Healthcare leaders have found many benefits in moving CDI professionals away from the traditional MS-DRG review model. Expansion into areas such as APR-DRG review, office based practices and quality incentives have been successful. However, only slightly more than 50% of CDI programs have access to, or utilize, payer denial data (ACDIS Conference 2017).  Therefore there can be inaccurate gaps in actual CDI performance metrics. While a CDI program’s success is measured at the time of final billing, few programs measure the negative impact of the down the road recovery auditing of those claims. There are numerous reasons for this lack of data sharing. Often the denial management team and CDI program are under separate health system departments. Also, the software tracking of these separate functions is not integrated. Furthermore, the time lag on recovery auditing can be years after discharge.

Recovery auditors review inpatient claims for correct coding, such as sequencing, POA, procedures and discharge disposition assignment. However, recovery auditors also go beyond a general coding review and perform clinical validation of significant diagnoses impacting the inpatient stay. Clinical validation takes auditing a step further to determine if, in fact, the diagnoses coded meet general consensus definitions of that condition. The CMS Recovery Audit Contractor Scope of Work 2013 includes the following statement, “Clinical validation is an additional process that may be performed along with DRG validation. Clinical validation involves a clinical review of the case to see whether or not the patient truly possesses the conditions that were documented in the medical record…clinical validation is beyond the scope of DRG (coding) validation and the skills of a certified coder. This type of review can only be performed by a clinician or may be performed by a clinician with approved credentials”. Generally, clinical validation is performed by registered nurses with a coding credential and physician guidance and/or review.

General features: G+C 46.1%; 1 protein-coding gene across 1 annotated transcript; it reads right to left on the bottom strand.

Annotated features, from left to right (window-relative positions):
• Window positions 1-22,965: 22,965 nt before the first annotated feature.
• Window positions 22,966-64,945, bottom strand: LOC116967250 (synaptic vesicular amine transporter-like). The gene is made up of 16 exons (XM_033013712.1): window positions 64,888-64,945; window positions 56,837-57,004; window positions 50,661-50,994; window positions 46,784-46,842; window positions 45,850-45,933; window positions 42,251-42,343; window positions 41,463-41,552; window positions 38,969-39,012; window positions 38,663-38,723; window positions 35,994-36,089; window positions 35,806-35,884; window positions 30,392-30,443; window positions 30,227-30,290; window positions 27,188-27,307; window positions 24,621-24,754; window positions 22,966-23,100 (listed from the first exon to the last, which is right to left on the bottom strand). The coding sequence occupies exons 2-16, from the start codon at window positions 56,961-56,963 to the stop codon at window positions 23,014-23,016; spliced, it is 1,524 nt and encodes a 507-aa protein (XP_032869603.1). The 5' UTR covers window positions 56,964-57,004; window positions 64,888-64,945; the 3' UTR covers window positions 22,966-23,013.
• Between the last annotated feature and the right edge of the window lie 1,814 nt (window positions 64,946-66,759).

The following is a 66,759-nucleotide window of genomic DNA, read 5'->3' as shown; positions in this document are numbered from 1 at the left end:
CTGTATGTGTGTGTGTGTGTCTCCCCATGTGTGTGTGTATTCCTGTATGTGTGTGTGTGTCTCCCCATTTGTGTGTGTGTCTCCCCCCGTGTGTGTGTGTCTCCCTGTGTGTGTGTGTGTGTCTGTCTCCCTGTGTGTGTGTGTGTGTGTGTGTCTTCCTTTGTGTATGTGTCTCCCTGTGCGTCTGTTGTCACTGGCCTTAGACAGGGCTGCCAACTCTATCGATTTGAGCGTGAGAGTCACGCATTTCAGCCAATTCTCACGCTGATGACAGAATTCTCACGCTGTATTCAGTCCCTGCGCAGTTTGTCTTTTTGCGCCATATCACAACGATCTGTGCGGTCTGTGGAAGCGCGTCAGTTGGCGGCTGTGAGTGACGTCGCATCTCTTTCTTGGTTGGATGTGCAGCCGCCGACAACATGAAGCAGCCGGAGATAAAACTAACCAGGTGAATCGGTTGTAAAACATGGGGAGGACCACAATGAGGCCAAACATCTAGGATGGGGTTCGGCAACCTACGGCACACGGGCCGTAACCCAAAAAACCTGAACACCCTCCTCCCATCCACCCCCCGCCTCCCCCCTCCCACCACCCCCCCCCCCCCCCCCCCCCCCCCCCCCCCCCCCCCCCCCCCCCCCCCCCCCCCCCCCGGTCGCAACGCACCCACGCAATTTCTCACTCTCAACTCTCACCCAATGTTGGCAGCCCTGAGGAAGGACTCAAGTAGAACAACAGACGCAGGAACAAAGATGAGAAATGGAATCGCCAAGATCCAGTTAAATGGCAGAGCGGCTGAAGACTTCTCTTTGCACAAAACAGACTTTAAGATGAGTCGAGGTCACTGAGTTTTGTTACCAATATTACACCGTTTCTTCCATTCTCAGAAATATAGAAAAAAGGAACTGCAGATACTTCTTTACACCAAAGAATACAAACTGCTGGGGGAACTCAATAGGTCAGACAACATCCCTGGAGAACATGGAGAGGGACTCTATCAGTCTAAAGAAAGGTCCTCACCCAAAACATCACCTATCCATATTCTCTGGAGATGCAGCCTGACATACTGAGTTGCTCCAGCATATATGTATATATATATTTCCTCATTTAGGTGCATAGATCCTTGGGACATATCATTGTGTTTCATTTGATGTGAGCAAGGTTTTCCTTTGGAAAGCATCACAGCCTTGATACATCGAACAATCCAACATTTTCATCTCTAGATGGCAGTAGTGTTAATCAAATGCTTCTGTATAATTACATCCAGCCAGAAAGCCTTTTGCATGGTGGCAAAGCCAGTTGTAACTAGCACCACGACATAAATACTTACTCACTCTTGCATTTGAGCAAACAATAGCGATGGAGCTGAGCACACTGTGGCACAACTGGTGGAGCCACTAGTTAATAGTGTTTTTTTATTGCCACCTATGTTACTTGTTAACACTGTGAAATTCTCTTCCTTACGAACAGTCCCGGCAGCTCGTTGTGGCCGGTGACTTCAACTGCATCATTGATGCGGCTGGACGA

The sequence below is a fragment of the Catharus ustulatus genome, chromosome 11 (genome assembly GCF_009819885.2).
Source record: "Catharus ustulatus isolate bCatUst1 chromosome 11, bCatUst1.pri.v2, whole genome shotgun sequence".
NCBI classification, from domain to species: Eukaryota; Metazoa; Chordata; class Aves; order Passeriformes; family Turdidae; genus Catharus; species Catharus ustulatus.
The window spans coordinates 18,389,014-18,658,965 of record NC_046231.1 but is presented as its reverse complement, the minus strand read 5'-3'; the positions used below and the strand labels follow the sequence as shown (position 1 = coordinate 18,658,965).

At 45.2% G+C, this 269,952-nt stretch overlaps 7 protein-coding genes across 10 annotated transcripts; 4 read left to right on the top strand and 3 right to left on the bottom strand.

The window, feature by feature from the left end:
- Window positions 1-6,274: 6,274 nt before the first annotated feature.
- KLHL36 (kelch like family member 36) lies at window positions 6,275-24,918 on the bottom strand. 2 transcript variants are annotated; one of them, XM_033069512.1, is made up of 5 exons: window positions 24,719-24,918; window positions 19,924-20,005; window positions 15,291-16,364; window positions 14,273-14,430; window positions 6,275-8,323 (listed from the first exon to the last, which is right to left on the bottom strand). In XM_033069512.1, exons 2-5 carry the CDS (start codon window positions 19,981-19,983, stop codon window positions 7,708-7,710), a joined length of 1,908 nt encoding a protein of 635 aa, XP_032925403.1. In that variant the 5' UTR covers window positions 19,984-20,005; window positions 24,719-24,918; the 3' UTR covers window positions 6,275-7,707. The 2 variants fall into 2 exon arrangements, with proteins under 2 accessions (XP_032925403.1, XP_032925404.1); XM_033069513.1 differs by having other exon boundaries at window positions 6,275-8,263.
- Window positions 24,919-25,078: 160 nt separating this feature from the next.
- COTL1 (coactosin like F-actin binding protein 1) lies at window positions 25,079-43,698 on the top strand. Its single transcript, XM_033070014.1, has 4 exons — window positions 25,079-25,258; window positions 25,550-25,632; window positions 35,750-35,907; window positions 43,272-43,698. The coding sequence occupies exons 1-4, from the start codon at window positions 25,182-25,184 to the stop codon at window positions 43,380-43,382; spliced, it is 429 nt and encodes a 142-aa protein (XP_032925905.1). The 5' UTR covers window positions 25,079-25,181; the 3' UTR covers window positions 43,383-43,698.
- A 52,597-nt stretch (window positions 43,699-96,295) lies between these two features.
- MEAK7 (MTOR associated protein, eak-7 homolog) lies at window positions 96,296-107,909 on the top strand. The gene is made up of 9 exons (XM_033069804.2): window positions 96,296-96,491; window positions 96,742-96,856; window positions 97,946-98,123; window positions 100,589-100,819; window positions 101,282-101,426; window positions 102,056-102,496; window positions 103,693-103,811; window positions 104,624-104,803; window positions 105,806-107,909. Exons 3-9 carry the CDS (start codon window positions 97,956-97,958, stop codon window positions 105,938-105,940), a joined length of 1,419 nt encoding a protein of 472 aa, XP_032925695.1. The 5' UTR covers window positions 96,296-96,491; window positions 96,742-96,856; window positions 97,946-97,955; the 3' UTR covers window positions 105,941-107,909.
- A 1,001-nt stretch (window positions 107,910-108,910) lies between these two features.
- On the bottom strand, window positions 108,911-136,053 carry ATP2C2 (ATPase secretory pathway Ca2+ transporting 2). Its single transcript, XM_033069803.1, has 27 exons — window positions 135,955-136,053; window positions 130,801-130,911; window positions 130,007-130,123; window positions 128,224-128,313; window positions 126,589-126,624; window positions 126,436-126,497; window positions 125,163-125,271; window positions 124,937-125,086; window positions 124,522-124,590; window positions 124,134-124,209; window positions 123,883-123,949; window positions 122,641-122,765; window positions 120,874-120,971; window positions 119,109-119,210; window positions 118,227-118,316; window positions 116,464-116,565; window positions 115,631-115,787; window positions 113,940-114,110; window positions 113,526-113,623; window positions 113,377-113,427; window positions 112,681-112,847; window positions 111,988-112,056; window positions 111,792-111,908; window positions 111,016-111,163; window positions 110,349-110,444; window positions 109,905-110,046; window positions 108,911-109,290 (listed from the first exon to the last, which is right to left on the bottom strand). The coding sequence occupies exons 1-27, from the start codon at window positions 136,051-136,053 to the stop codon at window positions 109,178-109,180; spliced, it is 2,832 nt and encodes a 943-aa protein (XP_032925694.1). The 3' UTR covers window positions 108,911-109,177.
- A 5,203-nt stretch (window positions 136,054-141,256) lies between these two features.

Without knowledge of their facility’s denial data, especially clinical validation denials, a clinical documentation professional is unable to take concurrent corrective action nor provide physician education for problematic documentation. Knowledge of baseline performance is a key element CDI programs must obtain to have an impact on preventing unnecessary denials. It would be important to know your denial risk areas including: diagnoses, integral conditions, combination codes, incorrect POA assignment, conflicting diagnoses and any queries which were deemed leading.

Part 2 will discuss clinical validation of these high risk diagnoses.  


25 year old man presented s/p new onset of witnessed seizures.  In the ER, patient was agitated, confused to place and time and required IV Ativan. Neurology consult was done and an EEG was performed confirming seizure activity and suggestive of “encephalopathy”. Patient remained confused for several hours and documentation noted patient remained “drowsy” into the next day. He was discharged on day 2 after being started on Keppra and no further seizure activity was noted throughout the stay. The physician documented on the discharge summary: AMS, post-ictal due to new onset seizures.

Question: A CDI professional should:

  1. Ensure the AMS is coded as principal diagnosis
  2. Ensure the seizure is coded as principal diagnosis
  3. Do nothing, either can be coded as principal diagnosis
  4. Ensure the seizure is coded as principal diagnosis and query for encephalopathy


Answer: b

Coding Clinic Fourth Quarter 2013, pg 89-90 states encephalopathy due to the post-ictal state is not coded separately since it is integral to the condition.